Few other biennials are as firmly rooted in their location and historical context of the host country as the Gwangju Biennale in South Korea. Jessica Morgan, the artistic director of the tenth edition, brings together 104 artists from 36 countries, stressing that Gwangju “is not a tourist spot”. The biennial is there to “commemorate a specific political event”, a living memorial to the citizens, more than 200, who died in May 1980 when Gwangju’s population rose up against a hardline military dictatorship, thereby starting the democracy movement in Korea. “As a result, this history and context necessarily influences the exhibition,” says Morgan, who is the curator of international art at Tate Modern, London.
Her curatorial vision, conveyed in the title “Burning Down the House”, embraces the “radical spirit of ‘burning down’ the status quo”, she says. The process of annihilation, followed by renewal and regeneration, underpins the thematic framework. Works that reflect South Korea’s turbulent 20th-century past and emergence as an economic powerhouse are particularly potent.
The works explore subjects that challenge the status quo, including labor and gender issues as well as a loss of folkloric traditions in Asia’s contemporary commodity culture, according to artistic director Jessica Morgan. The theme is a nod to a song by U.S. art-rock group the Talking Heads.
The biannual event, now the biggest of its kind in South Korea, was founded in 1995 to commemorate the regional city’s pro-democracy movement of 1980, considered a turning point in the country’s transition from military dictatorship to democracy.
Ms. Morgan calls the bloody nine-day uprising “a loaded context…(that) gives you something to push against and play with.” Each staging of the biennale has included some reference to the movement.
The burning theme of the latest event has some literal interpretations. Five exhibition halls are plastered with smoke-motif wallpaper designs created by Spanish duo El Ultimo Grito. On
Early reviews have been mixed. While the main theme has garnered fans, critics like South Korea-based Lee Chung-woo, also locally known as Lim Geun-jun, say the works from more than a hundred artists break little new ground.
Last month, the event attracted negative publicity after a South Korean artist submitting for a side show to the biennale accused the organizers of censoring his work for its criticism of sitting President Park Geun-hye. Ms. Park’s late father Park Chung-hee took power in a coup in 1961 and ruled South Korea until his assassination in 1979.
While that show, commemorating the 20 years of the biennale, is curated separately from the main event, most press coverage for Gwangju Biennale has focused on the controversy. Ms. Morgan declined to comment on the debate.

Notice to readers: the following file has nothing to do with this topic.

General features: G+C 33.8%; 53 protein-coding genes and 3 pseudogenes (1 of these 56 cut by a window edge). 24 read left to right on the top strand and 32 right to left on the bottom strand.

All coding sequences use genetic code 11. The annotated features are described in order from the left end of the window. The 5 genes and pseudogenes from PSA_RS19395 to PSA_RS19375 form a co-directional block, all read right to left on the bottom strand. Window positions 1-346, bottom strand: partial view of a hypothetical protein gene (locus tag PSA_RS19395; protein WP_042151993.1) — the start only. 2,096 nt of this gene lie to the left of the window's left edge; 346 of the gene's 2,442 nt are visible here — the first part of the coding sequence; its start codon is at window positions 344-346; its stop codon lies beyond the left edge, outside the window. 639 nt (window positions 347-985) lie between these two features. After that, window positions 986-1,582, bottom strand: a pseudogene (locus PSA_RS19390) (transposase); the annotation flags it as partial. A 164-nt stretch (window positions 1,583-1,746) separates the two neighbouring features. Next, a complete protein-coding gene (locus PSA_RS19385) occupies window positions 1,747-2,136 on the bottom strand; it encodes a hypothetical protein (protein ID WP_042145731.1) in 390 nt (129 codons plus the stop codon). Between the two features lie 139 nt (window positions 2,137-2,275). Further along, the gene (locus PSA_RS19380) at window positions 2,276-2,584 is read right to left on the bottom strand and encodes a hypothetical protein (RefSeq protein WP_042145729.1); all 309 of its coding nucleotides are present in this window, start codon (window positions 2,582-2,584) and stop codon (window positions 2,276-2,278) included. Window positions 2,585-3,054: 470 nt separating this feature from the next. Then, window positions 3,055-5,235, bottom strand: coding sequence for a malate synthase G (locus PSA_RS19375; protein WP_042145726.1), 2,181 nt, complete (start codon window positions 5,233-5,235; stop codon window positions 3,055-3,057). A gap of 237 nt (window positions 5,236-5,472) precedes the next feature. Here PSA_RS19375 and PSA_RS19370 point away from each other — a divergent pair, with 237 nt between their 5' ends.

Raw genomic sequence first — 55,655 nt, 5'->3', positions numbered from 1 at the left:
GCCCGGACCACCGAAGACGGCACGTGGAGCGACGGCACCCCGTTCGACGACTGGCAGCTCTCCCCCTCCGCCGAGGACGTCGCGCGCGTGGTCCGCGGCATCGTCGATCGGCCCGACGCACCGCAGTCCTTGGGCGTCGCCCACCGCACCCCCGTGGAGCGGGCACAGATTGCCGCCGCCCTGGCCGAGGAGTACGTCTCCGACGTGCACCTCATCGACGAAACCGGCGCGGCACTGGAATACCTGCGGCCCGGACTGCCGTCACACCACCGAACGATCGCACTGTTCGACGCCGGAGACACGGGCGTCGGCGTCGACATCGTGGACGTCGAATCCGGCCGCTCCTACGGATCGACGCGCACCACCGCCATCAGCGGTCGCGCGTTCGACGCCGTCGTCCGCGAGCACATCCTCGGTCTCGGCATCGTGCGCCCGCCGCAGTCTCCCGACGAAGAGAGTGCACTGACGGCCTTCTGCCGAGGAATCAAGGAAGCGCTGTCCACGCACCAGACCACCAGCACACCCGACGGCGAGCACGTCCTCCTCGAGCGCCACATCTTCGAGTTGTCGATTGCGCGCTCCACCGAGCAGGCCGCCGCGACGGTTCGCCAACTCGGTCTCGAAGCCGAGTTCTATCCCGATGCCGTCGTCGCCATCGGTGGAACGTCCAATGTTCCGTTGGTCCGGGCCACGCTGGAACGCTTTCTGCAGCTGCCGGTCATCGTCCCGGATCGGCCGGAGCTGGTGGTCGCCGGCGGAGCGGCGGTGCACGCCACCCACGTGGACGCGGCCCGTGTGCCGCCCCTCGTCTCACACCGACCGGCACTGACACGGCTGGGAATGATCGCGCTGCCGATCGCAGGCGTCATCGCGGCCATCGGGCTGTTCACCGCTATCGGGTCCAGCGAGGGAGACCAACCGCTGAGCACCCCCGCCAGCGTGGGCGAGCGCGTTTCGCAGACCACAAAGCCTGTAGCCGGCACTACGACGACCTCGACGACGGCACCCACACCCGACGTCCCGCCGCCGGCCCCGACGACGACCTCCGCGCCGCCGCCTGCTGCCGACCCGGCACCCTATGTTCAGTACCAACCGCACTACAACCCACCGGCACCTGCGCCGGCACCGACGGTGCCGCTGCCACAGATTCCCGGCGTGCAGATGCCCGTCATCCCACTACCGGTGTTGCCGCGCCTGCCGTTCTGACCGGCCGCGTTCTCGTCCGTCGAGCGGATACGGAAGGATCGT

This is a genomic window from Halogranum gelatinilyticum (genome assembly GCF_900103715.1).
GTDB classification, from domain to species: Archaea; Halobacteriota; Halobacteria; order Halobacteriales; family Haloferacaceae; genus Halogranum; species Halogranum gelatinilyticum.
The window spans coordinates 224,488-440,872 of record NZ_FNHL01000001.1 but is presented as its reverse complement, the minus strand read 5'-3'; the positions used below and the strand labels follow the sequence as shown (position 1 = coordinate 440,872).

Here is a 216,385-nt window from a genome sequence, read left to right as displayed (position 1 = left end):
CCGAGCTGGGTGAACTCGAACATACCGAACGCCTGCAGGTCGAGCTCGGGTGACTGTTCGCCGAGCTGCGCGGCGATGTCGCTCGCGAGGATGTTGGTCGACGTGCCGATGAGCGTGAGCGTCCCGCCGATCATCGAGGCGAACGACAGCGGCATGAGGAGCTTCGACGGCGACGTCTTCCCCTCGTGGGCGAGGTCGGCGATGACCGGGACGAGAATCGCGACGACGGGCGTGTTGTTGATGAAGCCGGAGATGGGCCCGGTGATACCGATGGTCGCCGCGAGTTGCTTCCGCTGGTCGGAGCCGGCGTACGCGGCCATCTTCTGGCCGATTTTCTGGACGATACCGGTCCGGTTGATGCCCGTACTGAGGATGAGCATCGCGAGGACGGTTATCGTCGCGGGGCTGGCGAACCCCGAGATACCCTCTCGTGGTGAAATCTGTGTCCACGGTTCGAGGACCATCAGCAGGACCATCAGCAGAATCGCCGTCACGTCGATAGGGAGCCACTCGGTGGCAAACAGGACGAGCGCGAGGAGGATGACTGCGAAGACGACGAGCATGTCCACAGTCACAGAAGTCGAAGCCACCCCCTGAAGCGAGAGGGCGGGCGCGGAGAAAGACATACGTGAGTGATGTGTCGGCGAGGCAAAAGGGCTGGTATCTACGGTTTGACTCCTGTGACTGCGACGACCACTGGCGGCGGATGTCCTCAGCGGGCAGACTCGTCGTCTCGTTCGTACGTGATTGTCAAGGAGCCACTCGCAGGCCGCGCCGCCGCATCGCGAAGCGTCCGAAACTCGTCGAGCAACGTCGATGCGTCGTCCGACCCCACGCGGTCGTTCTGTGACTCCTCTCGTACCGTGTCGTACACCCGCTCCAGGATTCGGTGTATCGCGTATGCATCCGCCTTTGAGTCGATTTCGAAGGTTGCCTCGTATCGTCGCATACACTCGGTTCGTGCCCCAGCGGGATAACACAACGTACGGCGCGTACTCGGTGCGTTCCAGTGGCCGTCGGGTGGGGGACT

Gwangju Biennale typically attracts about 500,000 visitors, equivalent to a third of the city’s population, over two months, making it one of the highest-attended art events in the world.
President and Founder of
Gwangju Biennale Resigns
by Mostafa Heddaya
Gwangju Biennale Foundation President Lee Yong-woo has resigned over the censorship of an artwork by the Korean government, the Korea Herald reported. At a Monday press conference, Lee, who co-founded the biennial in 1995, took “full responsibility” for the politically motivated removal of a painting by Hong Seong-dam that’s critical of Korean President Park Geun-hye. The Wall Street Journal describes the painting as follows:
A number of artists have withdrawn, in protest, from the group exhibition in which the work was to appear as part of the biennial, and Lee’s announced departure follows the resignation of the exhibition’s curator on August 10, according to a report in The Hankyoreh.
“From an art critic’s point of view, the painting should be on exhibit. I don’t think it is taboo to satirize a country’s president … Freedom of artistic expression should not be restricted by the government just because they have the exhibition budget under their control,” Lee said.
Hong and other artists have previously criticized the Korean president for her direct link to the country’s authoritarian past, the Wall Street Journal notes. Her father, Park Chung-hee, ruled the country from a 1961 coup through his assassination in 1979, and Park has drawn criticism for her recent appointment of Kim Ki-choon as her chief of staff. As a prosecutor during her father’s administration, the Journal explains, Kim helped rewrite the Korean constitution to keep the elder Park in power.
The exhibition containing the censored work, Sweet Dew at the Gwangju Museum of Art, is part of a “special project” of the Gwangju Biennale Foundation that opened August 8 to “initiate dialogue ahead of the open of the 10th Gwangju Biennale.” It was curated by a group of Korean scholars, writers, and curators and is intended to honor the twentieth anniversary of the creation of the Foundation. The Gwangju Biennial itself, this year titledBurning Down the House is curated by Jessica Morgan and her team, and opens in the Biennale Hall in Jungoui Park on September 5.